Thursday, May 25, 2006

New Orleans seen top target for '06 hurricanes

New Orleans seen top target for '06 hurricanes

By Barbara Liston

ORLANDO, Florida (Reuters) - New Orleans, still down and out from last year's assault by Hurricane Katrina, is the U.S. city most likely to be struck by hurricane force winds during the 2006 storm season, a researcher said on Wednesday.

The forecast gives the city a nearly 30 percent chance of being hit by a hurricane and one in 10 chance the storm will be Category 3 or stronger, meaning sustained winds of at least 111 miles per hour (178 km per hour), said Chuck Watson of Kinetic Analysis Corp., a Savannah, Georgia, risk assessment firm.

"Given the state of the infrastructure down there and the levees, gosh, that's just not good news. But that's what the climate signals look like," Watson said.

Watson, worked in partnership with University of Central Florida statistics professor Mark Johnson. They base their forecast in part on the paths of storms over the past 155 years and expected global climate conditions this year.

Wrapping up a two-day evacuation drill as the June 1 start to the hurricane season loomed, New Orleans' top emergency official said government, police and military are planning for storms with a sense of urgency, regardless of the odds.

A complete evacuation will be ordered whenever a Category 3 storm or stronger appears to be bearing down on New Orleans, and there will be no shelters of last resort within the city.

"I can't control Mother Nature. I can only control the people who work for me and the message to deal with the citizens of this city, and I need their cooperation to make this happen," New Orleans Homeland Security Chief Terry Ebbert said of the strategy to empty the city.


Watson and Johnson, who have worked with the oil industry and with state insurance regulators, also predicted that oil production in the Gulf of Mexico will be disrupted for a minimum of a week at a cost of between 7 million and 8 million barrels of oil.

Up to 25 percent of U.S. oil production in the Gulf was shut down last year and 20 percent is still out.

Watson gave a one in 10 chance that oil rigs will sustain enough damage to reduce production by 278 million barrels over the next few years, further escalating gasoline prices.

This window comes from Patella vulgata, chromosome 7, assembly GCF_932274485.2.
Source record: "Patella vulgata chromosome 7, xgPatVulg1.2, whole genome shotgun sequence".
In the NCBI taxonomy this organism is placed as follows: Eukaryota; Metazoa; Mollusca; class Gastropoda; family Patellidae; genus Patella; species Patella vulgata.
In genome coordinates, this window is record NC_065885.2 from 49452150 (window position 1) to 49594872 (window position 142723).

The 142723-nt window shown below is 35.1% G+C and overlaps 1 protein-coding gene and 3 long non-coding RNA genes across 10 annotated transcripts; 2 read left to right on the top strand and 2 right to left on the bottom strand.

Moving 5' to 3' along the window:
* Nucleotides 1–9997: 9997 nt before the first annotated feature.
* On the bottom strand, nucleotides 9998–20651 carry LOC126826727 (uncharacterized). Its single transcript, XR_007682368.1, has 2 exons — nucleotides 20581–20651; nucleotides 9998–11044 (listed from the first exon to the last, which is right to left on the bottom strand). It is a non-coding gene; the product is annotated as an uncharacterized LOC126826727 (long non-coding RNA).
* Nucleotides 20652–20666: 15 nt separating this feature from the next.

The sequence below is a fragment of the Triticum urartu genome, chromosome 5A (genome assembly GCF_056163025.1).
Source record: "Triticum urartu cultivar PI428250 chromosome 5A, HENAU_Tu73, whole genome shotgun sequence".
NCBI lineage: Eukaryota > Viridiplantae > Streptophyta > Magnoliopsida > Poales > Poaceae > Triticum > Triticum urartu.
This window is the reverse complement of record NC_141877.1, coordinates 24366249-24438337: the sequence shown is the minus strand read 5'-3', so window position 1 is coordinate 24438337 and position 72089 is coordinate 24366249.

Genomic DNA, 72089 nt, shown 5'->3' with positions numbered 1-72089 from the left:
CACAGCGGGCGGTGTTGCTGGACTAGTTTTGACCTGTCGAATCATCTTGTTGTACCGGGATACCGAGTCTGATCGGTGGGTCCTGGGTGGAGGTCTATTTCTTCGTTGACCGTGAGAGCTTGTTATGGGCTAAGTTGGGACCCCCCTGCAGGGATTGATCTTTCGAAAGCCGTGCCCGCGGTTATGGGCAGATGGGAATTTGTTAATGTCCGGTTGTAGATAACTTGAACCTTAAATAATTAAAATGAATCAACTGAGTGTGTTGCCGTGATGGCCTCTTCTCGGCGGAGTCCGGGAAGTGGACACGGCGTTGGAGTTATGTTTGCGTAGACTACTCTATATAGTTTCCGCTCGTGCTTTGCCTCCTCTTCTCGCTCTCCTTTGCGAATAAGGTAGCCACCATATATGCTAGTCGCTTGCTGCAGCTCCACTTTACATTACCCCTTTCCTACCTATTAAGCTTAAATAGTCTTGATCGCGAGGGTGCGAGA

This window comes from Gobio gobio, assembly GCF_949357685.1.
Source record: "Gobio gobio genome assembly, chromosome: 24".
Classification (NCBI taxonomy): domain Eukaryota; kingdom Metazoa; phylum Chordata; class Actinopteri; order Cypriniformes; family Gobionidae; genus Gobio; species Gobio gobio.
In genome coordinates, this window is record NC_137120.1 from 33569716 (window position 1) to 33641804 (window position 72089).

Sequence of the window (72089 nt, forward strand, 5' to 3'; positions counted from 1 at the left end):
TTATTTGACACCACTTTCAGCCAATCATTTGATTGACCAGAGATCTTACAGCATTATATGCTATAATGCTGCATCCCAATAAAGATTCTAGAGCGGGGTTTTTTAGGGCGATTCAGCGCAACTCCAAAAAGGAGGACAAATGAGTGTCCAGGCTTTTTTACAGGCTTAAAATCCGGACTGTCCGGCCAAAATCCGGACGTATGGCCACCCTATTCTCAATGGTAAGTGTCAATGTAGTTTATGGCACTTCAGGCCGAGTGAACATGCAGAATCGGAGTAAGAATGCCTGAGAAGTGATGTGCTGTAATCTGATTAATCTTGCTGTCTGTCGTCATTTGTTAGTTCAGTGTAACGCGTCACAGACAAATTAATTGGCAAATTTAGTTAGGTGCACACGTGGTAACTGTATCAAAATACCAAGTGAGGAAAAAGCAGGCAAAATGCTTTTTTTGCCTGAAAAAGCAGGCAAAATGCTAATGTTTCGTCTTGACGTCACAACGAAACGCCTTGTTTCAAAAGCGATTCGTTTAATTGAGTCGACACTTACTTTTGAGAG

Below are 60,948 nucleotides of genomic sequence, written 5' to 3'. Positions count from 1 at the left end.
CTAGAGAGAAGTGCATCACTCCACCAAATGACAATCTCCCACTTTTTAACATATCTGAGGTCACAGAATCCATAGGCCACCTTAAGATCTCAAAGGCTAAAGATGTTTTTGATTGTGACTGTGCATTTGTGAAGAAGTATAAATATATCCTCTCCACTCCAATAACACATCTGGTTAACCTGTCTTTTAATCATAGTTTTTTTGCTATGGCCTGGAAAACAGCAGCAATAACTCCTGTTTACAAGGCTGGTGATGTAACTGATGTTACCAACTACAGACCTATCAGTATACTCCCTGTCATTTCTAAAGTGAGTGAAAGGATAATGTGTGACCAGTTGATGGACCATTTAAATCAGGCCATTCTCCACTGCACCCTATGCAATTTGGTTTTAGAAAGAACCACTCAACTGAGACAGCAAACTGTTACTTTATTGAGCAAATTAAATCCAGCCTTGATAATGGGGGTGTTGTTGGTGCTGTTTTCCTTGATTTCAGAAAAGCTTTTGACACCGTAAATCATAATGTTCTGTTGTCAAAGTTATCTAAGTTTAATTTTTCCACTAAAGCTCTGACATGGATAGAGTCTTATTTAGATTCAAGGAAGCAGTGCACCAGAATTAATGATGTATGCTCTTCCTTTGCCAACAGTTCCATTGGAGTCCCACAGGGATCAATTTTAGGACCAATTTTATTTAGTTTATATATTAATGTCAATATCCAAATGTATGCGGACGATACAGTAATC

Watson and Johnson said a weak La Nina weather condition and warmer-than-normal Gulf of Mexico water temperatures were contributing factors. U.S. government weather experts say the La Nina phenomenon in place earlier this year has dissipated and should not be a factor during the hurricane season.

On Tuesday, the U.S. National Oceanic and Atmospheric Administration said the 2006 hurricane season was expected to produce 13 to 16 named storms, including four to six "major" hurricanes of Category 3 strength or higher. No leading forecasters came close to predicting what happened in 2005, when 28 tropical storms spawned a record 15 hurricanes.

The 2006 forecast for News Orleans was worse than Watson's prediction for the city last year, he said. But for now, he considers the 2005 season an aberration rather than a trend or a definitive sign of effects from global warming.

"If it happens again this year or next year, then we're in a different climate world than we were in the last 100 years or so," Watson said.

Of 28 coastal cities evaluated under the forecast model, New Orleans ranked top with a 29.3 percent chance of experiencing hurricane-force winds in the 2006 storm season.

Other top candidates include Mobile, Alabama, with a 22 percent chance of being buffeted by hurricane-force winds, and the Florida cities of Key West and Pensacola, which both have a 20 percent chance.

(Additional reporting by Jeffrey Jones in New Orleans)